Catechin-rich oil palm (Elaeis guineensis) leaf extract (OPLE) possesses good anti-diabetic, anti-hypertension, antioxidant, organ-protective, cardiovascular properties and other health benefits. Previous sub-chronic daily supplement of 500 mg kg-1 body weight (bw) for 3 months in rats showed no significant adverse effects. The present investigation was carried out to evaluate the acute toxicity of the OPLE. The acute toxicity study was conducted by administering to the rats a single dose of either 2 or 5 g kg-1 bw. General behavior, body weights, other adverse effects and mortality were monitored for up to 14 days. Total white blood cells (WBC), lymphocyte, red blood cell (RBC) counts, hemoglobin concentrations and packed cell volume (PCV) were determined at 0, 1, 3, 7 and 14 days. Liver and kidney function markers were monitored and the effects on the essential organs were examined histologically. The no-observed adverse effects (NOAE) were seen in the 2 g dose, while at the 5 g dose, behavioral changes, grooming, tachycardia, heavy breathing and weakness lasted for 2 h. The 5 g dose also caused significant (P ≤ 0.05) reduction in RBC, hemoglobin and PCV although there was indifference in lymphocyte and WBC counts. Liver function markers and histology showed hepatocyte damage especially at day 7 in the 5 g dose, but there was partial recovery by the 14th day. The kidneys showed no significant changes. There was no death even at the 5 g dose, and the acute toxic injuries appeared reversible because the rats gradually recovered. In view of the NOAE dose of 2 g kg-1, the OPLE at the normal dose levels may be considered relatively safe for use.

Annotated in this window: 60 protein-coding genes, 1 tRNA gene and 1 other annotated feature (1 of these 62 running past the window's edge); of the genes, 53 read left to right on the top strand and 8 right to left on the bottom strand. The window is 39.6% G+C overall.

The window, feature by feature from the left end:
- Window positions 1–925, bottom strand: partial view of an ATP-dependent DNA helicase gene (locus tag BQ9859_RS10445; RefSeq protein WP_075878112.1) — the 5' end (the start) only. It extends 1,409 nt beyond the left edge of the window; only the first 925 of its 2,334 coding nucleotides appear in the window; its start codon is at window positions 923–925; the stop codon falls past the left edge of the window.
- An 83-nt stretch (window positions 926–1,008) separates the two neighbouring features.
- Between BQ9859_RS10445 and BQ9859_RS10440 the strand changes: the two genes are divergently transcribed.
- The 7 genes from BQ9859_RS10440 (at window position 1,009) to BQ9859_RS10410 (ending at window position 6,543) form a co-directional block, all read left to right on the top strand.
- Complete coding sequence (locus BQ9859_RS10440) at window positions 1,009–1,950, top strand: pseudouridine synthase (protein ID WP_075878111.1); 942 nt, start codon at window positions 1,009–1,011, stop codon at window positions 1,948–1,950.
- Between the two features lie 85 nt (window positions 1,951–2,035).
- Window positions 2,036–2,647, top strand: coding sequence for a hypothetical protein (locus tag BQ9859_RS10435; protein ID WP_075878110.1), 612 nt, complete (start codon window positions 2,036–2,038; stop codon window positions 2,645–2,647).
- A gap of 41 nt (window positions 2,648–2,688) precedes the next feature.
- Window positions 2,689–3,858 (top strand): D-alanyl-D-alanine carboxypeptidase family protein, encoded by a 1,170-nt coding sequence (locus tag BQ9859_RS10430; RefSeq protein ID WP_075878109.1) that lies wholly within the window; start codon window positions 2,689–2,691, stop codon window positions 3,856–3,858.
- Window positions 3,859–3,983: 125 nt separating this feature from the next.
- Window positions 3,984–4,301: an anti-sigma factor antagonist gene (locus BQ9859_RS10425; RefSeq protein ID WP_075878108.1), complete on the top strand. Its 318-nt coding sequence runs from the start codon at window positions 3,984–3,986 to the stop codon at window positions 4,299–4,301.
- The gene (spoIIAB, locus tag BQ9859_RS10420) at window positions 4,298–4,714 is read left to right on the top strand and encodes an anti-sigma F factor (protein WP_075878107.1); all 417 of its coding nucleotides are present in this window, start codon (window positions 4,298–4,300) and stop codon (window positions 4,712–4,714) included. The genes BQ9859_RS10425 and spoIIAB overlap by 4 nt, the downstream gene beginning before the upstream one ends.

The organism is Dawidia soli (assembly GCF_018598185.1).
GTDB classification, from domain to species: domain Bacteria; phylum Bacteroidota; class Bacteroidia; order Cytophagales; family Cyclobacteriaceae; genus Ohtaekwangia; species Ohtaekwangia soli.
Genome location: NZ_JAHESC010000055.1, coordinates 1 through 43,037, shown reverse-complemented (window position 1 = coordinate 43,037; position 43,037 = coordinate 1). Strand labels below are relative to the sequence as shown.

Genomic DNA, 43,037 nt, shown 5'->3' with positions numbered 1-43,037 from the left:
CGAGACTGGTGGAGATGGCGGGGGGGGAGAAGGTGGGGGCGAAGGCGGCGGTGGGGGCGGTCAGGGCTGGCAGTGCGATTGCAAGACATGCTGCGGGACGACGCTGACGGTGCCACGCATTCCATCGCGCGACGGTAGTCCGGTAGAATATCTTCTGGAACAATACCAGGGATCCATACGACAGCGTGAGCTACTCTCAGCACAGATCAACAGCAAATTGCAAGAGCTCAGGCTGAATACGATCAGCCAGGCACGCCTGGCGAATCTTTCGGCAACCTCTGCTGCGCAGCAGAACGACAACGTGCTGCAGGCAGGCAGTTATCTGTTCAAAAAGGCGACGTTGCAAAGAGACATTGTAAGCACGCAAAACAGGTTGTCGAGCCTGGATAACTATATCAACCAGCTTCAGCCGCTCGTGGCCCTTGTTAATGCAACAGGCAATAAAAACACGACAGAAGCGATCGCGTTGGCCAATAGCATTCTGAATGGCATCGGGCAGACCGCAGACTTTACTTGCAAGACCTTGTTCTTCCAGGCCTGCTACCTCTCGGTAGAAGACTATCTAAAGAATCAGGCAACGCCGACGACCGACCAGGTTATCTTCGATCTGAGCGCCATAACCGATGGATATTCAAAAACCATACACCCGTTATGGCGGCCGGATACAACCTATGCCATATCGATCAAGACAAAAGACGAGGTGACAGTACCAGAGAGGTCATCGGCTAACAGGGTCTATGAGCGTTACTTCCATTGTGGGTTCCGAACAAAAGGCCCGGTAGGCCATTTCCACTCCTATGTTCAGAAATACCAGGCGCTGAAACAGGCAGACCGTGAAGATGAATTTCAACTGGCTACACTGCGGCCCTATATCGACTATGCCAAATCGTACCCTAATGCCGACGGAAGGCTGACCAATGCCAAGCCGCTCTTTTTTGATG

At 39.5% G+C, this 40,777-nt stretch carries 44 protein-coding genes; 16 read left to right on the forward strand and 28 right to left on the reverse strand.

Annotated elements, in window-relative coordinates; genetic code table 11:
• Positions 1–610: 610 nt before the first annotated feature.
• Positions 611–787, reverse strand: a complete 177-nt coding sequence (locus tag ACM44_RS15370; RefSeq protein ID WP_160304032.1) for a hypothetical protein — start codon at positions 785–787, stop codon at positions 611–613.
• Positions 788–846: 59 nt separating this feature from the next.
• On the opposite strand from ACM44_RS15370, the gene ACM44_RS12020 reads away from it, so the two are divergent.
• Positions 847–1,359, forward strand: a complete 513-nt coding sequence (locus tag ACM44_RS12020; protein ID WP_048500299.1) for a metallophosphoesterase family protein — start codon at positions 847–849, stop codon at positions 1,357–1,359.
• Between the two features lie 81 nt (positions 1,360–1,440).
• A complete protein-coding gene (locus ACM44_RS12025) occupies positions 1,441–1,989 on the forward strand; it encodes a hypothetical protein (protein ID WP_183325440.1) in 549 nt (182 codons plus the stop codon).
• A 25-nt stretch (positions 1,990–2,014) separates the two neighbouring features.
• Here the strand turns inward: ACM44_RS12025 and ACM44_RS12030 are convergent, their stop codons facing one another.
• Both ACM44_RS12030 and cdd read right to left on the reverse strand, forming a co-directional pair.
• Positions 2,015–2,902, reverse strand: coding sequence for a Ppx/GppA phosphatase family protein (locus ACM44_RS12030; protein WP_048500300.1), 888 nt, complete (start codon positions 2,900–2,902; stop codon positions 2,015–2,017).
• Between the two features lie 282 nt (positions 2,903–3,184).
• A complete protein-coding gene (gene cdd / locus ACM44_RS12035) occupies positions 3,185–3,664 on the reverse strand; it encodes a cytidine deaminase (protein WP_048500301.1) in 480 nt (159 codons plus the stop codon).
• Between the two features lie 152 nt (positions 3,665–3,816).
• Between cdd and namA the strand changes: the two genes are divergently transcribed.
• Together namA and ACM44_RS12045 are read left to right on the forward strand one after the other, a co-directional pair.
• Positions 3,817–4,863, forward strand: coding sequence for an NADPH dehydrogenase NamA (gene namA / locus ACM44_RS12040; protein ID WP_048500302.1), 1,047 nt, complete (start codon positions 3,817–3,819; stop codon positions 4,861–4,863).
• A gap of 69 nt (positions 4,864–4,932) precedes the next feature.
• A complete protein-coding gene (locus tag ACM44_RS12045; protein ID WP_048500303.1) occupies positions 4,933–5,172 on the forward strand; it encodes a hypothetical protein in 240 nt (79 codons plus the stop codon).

Key words: Elaeis guineensis, acute toxicity, hepatotoxicity, rats.
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